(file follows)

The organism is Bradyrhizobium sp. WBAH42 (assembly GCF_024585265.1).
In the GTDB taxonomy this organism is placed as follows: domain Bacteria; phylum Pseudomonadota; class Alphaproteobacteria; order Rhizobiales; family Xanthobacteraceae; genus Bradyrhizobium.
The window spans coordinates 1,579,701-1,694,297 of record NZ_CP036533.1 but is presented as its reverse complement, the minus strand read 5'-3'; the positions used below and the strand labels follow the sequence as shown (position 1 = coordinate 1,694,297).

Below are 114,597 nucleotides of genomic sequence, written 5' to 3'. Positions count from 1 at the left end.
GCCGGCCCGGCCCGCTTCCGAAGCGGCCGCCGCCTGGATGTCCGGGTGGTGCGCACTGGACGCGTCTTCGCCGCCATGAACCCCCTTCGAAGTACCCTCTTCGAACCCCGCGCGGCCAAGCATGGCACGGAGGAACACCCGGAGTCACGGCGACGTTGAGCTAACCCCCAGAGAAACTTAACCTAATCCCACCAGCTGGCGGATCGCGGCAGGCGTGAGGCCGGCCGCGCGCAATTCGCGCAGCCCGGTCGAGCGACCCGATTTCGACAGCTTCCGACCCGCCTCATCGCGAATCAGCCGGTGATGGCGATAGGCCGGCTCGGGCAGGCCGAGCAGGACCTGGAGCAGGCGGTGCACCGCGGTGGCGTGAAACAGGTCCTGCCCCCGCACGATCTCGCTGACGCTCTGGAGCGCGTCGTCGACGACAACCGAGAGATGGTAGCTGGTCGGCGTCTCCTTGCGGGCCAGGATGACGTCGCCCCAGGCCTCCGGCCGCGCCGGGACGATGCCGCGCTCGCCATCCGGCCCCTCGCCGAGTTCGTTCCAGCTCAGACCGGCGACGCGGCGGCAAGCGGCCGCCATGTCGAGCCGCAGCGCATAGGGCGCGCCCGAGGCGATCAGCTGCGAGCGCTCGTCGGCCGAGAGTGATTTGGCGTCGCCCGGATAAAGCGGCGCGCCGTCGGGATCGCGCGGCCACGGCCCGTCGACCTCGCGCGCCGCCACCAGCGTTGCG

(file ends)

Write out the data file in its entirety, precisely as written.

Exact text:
The organism is Bradyrhizobium sp. WBAH42 (assembly GCF_024585265.1).
In the GTDB taxonomy this organism is placed as follows: domain Bacteria; phylum Pseudomonadota; class Alphaproteobacteria; order Rhizobiales; family Xanthobacteraceae; genus Bradyrhizobium.
The window spans coordinates 1,579,701-1,694,297 of record NZ_CP036533.1 but is presented as its reverse complement, the minus strand read 5'-3'; the positions used below and the strand labels follow the sequence as shown (position 1 = coordinate 1,694,297).

Below are 114,597 nucleotides of genomic sequence, written 5' to 3'. Positions count from 1 at the left end.
GCCGGCCCGGCCCGCTTCCGAAGCGGCCGCCGCCTGGATGTCCGGGTGGTGCGCACTGGACGCGTCTTCGCCGCCATGAACCCCCTTCGAAGTACCCTCTTCGAACCCCGCGCGGCCAAGCATGGCACGGAGGAACACCCGGAGTCACGGCGACGTTGAGCTAACCCCCAGAGAAACTTAACCTAATCCCACCAGCTGGCGGATCGCGGCAGGCGTGAGGCCGGCCGCGCGCAATTCGCGCAGCCCGGTCGAGCGACCCGATTTCGACAGCTTCCGACCCGCCTCATCGCGAATCAGCCGGTGATGGCGATAGGCCGGCTCGGGCAGGCCGAGCAGGACCTGGAGCAGGCGGTGCACCGCGGTGGCGTGAAACAGGTCCTGCCCCCGCACGATCTCGCTGACGCTCTGGAGCGCGTCGTCGACGACAACCGAGAGATGGTAGCTGGTCGGCGTCTCCTTGCGGGCCAGGATGACGTCGCCCCAGGCCTCCGGCCGCGCCGGGACGATGCCGCGCTCGCCATCCGGCCCCTCGCCGAGTTCGTTCCAGCTCAGACCGGCGACGCGGCGGCAAGCGGCCGCCATGTCGAGCCGCAGCGCATAGGGCGCGCCCGAGGCGATCAGCTGCGAGCGCTCGTCGGCCGAGAGTGATTTGGCGTCGCCCGGATAAAGCGGCGCGCCGTCGGGATCGCGCGGCCACGGCCCGTCGACCTCGCGCGCCGCCACCAGCGTTGCG